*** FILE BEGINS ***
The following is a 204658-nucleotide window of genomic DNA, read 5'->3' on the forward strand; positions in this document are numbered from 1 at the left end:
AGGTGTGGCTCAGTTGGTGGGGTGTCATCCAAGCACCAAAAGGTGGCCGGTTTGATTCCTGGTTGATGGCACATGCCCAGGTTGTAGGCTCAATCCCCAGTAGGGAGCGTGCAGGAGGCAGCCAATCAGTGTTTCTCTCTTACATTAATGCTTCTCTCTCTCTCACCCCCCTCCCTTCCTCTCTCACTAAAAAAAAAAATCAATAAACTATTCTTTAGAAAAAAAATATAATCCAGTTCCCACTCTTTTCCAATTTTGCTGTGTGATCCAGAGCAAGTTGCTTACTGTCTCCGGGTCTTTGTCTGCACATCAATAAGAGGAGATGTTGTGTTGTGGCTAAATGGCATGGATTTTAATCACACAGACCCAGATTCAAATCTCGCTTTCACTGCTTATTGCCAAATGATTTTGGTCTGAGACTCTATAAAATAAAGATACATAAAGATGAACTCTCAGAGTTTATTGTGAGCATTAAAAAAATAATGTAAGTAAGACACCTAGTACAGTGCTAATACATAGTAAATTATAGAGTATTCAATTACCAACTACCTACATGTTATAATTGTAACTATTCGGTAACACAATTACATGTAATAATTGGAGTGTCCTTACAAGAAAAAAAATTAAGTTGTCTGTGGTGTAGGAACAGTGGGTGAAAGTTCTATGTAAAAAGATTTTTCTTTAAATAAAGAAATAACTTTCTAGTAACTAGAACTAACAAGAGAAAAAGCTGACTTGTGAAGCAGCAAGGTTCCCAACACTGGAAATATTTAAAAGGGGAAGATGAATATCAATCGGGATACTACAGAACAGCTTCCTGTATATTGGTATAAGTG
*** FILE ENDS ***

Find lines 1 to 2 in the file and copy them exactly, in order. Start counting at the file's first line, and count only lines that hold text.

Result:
The following is a 204658-nucleotide window of genomic DNA, read 5'->3' on the forward strand; positions in this document are numbered from 1 at the left end:
AGGTGTGGCTCAGTTGGTGGGGTGTCATCCAAGCACCAAAAGGTGGCCGGTTTGATTCCTGGTTGATGGCACATGCCCAGGTTGTAGGCTCAATCCCCAGTAGGGAGCGTGCAGGAGGCAGCCAATCAGTGTTTCTCTCTTACATTAATGCTTCTCTCTCTCTCACCCCCCTCCCTTCCTCTCTCACTAAAAAAAAAAATCAATAAACTATTCTTTAGAAAAAAAATATAATCCAGTTCCCACTCTTTTCCAATTTTGCTGTGTGATCCAGAGCAAGTTGCTTACTGTCTCCGGGTCTTTGTCTGCACATCAATAAGAGGAGATGTTGTGTTGTGGCTAAATGGCATGGATTTTAATCACACAGACCCAGATTCAAATCTCGCTTTCACTGCTTATTGCCAAATGATTTTGGTCTGAGACTCTATAAAATAAAGATACATAAAGATGAACTCTCAGAGTTTATTGTGAGCATTAAAAAAATAATGTAAGTAAGACACCTAGTACAGTGCTAATACATAGTAAATTATAGAGTATTCAATTACCAACTACCTACATGTTATAATTGTAACTATTCGGTAACACAATTACATGTAATAATTGGAGTGTCCTTACAAGAAAAAAAATTAAGTTGTCTGTGGTGTAGGAACAGTGGGTGAAAGTTCTATGTAAAAAGATTTTTCTTTAAATAAAGAAATAACTTTCTAGTAACTAGAACTAACAAGAGAAAAAGCTGACTTGTGAAGCAGCAAGGTTCCCAACACTGGAAATATTTAAAAGGGGAAGATGAATATCAATCGGGATACTACAGAACAGCTTCCTGTATATTGGTATAAGTG